(dailyRx News) Relearning how to walk after a stroke or brain injury can be a difficult task. An innovative method for alternating walking patterns may aid patients in regaining their usual walking ability.
Forcing patients to switch back and forth between a normal walking pattern and an unusual one might be the most effective physical therapy because it offers new challenges.
Amy Bastian, director of Motion Analysis Laboratory at Kennedy Krieger Institute, said that the standard approach for helping stroke patients relearn how to walk and improve other motor skills is to describe to them how to move better, and then have them practice it repeatedly. She said her new research suggests that the most effective approach instead may be repeatedly challenging patients with new training situations.
During the study, researchers trained 52 healthy adults to walk on a split-belt treadmill. One group spent 15 minutes on the treadmill while being constantly exposed to belts moving at different speeds.
The second group, called the switch group, walked on belts that alternated between different speeds and identical speeds.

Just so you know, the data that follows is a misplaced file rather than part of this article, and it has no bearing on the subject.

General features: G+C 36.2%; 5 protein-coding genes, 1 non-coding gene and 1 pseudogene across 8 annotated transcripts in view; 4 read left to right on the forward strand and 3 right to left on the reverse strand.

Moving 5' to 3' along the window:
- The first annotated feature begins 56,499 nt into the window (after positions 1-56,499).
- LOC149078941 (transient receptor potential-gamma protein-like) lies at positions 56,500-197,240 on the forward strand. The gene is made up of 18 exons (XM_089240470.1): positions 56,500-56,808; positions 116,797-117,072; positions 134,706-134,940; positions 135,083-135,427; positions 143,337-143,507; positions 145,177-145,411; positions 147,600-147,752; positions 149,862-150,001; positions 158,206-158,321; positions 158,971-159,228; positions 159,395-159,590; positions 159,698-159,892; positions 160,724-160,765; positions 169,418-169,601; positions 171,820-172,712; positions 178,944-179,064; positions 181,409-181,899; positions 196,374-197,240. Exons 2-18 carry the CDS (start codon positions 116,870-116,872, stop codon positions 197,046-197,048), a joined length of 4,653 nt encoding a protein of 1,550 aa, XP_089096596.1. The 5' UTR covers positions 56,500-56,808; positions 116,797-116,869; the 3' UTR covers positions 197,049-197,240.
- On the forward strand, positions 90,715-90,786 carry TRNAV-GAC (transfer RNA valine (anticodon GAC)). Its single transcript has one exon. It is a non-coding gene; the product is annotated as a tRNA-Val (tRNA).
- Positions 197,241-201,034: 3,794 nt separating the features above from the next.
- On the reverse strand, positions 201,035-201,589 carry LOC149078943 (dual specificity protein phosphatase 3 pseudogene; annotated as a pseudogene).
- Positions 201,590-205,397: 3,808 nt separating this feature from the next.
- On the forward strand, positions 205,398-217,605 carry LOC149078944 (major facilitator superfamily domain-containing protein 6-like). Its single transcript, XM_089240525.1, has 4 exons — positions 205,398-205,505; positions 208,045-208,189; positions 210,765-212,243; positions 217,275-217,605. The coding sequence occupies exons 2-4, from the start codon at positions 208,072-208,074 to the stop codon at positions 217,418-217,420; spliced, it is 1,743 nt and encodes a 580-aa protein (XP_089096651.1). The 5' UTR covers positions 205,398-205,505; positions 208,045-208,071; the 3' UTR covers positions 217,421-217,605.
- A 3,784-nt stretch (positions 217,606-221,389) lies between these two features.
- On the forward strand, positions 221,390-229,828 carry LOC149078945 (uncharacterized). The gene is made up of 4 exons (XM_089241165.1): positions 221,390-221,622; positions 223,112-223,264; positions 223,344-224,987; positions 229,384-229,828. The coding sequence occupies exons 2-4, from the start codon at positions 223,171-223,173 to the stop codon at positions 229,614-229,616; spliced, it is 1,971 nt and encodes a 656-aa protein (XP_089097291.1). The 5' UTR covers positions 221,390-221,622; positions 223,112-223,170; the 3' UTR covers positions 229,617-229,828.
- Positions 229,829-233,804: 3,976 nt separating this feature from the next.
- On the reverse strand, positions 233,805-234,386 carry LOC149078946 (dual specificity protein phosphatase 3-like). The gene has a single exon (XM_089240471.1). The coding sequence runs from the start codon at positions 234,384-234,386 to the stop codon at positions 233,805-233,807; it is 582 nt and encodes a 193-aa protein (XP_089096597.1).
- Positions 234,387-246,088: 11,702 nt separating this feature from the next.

After 24 hours both groups were asked to walk on the belts while they were moving at different speeds. The participants in the switch group relearned how to resume the unusual walking pattern faster than the participants who were constantly exposed to different speeds.
Bastian said that those in the switch group "learned to learn" by experiencing more of the awkward and limping leg pattern that occurs after a switch in speeds.
Researchers noted that practicing a completely different walking pattern did not interfere with the ability of participants to relearn the first one. A third group that walked on the split-belt treadmill, forced to move their right leg faster for 15 minutes followed by their left leg, also relearned the initial walking pattern slightly faster than those who experienced only the single pattern.
Previous studies in the same lab had suggested that the split-level treadmill could help correct walking deficits in children or adults with weakness on one side from conditions such as a stroke or brain injury.
The research was published in the Oct.19 issue of The Journal of Neuroscience.